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Statesville DWI Lawyer

Defending Your Drunk Driving Charges

One of the most common criminal charges that residents of North Carolina face is that of drunk driving. With the number of alcohol impaired driving fatalities in the state, the laws are very severe. North Carolina has some of the most complicated drunk driving laws in the country. To obtain proper defense for your charges, don't hesitate to speak to our Statesville DWI attorney at Cobb Law PLLC as soon as possible!

Penalties for DWI in North Carolina

The penalty system is based on five levels of punishment depending on the severity of the circumstance and your level of intoxication. These can be found in N.C.G.S. § 20-179.

Level V

Level 5 penalties are imposed if the driver had no aggravating factors or if mitigating factors outweigh the aggravating factors.

  • $200 in fines
  • Jail time between 1 day and 60 days
  • Possible community service for 24 hours
  • Possible vehicle suspension for one month

Level IV

Level 4 penalties are imposed if the driver had no aggravating factors or the aggravating factors are balanced out by mitigating factors.

  • $500 in fines
  • Jail time between 2 days and 120 days
  • Possible community service for 48 hours
  • Possible vehicle suspension for two months

Level III

Level 3 penalties are imposed if the driver had no grossly aggravating factors or the aggravating factors greatly outweigh the mitigating factors.

  • $1,000 in fines
  • Jail time between 3 days and 6 months
  • Possible community service for 72 hours
  • Possible vehicle suspension for three months

Level II

Level 2 penalties are imposed if the driver had one grossly aggravating factor.

  • Fines of $2,000
  • Jail time between 7 days and one year

Level I

Level 1 penalties are imposed if the driver had a minor child (under 18) in the car at the time of the offense or there are two grossly aggravating factors.

  • Fines of $4,000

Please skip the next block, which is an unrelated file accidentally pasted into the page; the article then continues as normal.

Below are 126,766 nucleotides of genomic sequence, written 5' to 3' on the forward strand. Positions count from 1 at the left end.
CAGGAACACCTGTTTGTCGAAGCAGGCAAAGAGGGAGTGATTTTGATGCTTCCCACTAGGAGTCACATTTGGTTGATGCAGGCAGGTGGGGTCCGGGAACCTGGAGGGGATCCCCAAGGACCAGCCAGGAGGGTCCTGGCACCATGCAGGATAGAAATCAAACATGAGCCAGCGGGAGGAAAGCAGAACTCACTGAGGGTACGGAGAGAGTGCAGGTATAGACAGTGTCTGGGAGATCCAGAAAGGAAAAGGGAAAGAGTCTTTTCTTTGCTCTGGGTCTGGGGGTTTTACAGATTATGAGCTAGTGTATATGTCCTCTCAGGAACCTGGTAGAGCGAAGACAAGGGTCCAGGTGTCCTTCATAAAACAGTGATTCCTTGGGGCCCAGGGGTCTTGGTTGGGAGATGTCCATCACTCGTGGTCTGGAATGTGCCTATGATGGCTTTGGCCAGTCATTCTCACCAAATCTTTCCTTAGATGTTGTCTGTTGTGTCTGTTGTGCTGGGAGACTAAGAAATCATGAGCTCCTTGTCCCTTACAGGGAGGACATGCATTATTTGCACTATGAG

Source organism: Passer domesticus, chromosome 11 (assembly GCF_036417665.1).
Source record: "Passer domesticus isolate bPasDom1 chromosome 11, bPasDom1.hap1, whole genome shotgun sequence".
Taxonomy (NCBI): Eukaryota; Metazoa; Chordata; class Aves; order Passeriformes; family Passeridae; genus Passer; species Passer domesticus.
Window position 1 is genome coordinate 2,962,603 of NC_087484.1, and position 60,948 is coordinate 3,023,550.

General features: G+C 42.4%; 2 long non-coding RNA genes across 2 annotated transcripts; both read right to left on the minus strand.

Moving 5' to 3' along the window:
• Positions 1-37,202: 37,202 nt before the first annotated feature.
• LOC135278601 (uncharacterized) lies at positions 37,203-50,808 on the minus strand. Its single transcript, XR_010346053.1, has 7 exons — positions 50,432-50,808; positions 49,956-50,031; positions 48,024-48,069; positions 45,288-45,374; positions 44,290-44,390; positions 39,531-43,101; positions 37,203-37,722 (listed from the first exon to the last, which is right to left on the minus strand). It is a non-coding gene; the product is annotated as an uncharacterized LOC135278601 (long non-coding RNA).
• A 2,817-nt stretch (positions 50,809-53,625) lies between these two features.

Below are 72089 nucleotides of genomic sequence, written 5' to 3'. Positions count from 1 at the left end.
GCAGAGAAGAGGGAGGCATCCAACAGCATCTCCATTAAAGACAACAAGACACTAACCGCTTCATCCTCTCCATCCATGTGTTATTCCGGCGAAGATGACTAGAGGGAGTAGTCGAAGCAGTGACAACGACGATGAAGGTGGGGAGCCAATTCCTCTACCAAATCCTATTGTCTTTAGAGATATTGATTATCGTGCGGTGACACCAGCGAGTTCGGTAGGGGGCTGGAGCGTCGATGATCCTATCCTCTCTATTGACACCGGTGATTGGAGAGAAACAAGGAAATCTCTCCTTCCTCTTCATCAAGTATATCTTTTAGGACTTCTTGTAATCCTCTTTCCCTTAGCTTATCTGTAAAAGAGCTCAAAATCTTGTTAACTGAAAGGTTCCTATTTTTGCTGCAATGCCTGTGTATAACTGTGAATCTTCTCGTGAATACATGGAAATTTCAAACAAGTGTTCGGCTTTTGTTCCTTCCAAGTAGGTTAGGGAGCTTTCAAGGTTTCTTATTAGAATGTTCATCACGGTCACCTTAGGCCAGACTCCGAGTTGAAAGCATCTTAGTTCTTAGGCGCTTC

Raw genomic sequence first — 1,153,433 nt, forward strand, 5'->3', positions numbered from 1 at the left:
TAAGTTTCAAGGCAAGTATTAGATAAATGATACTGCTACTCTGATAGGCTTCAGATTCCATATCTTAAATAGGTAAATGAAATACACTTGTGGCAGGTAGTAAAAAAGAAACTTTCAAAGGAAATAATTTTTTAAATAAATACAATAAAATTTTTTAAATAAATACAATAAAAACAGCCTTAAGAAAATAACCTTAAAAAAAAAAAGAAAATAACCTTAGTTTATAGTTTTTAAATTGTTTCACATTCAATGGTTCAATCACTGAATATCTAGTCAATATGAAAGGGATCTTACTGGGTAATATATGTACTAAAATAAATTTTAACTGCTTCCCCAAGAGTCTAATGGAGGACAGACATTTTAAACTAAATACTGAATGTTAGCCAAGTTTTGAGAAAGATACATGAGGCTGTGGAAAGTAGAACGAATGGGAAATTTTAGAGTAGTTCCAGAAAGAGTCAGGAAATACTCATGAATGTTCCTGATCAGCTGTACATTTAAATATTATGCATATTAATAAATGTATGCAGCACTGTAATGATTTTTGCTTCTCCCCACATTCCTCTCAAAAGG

• Jail time between 30 days and two years
Time is of the essence. Don't wait to hire an attorney

Sentencing Factors

The courts will use sentencing factors to determine which level should be used in DWI case. These include grossly aggravating, aggravating, and mitigating factors.

Grossly Aggravating Factors

The courts classify these actions as grossly aggravating:

  1. Prior convictions
  2. Driving on a revoked license for DWI
  3. Causing serious injury
  4. Driving a minor or disabled person

Aggravating Factors

Other negligent actions that are not as serious as grossly aggravating factors are classified as simply "aggravating". If a driver is driving with a blood alcohol concentration over .15%, caused an accident, passed a stopped school bus, or fled an officer, then these are considered aggravated. In addition, excessive speeding and prior traffic offenses that add up to at least three points are aggravating factors.

Mitigating Factors

There are certain factors that the judge may take into consideration that lessen the seriousness of the offense. These involve the following:

  • B.A.C. under .09%
  • No chemical analysis of the driver's B.A.C.
  • Impairment caused by a prescribed drug
  • Safe driving except for impairment
  • Safe driving record
  • Mental health assessment & voluntary participation in any recommended treatment
  • Substance abuse assessment and compliance with any recommended treatment

It is important to note that both aggravating and mitigating are at the discretion of a judge.

Time is of the essence. Don't wait to hire an attorney

North Carolina's Safe Roads Act of 1983

In 1983, the North Carolina General Assembly changed the DWI laws in North Carolina by the Safe Roads Act. Under this act, previous DWI laws in North Carolina were repealed and replaced with new laws. In North Carolina, a DWI can be proven in two different ways. The first is by proving the driver's physical or mental abilities are impaired through drugs, alcohol, or both. The second is by proving that the individual's blood alcohol content level is within the illegal zone for his or her circumstance.

Non-commercial drivers, who are older than 20, are considered legally drunk if their blood alcohol level is 0.08% or higher. Commercial vehicle drivers can be convicted of a DWI if their BAC level is 0.04% or higher. Under North Carolina's zero-tolerance law, drivers under the age of 21 can be charged with any recognizable level of alcohol in their blood.

Need an Attorney for a DWI Case in Statesville?

At the sentencing hearing, a judge will determine whether any aggravating factors are involved in the case. Some grossly aggravating factors that can impact your case include prior DWI convictions, causing serious injury because of your impairment, or having an individual under the age of 16 in the vehicle. No matter what the makeup of your case, we encourage you to seek legal assistance at once. We can help you avoid the long-lasting repercussions of a DWI conviction. Do not hesitate to contact Cobb Law PLLC today for the legal guidance you deserve! Our Statesville criminal defense attorney is more than happy to review your case!

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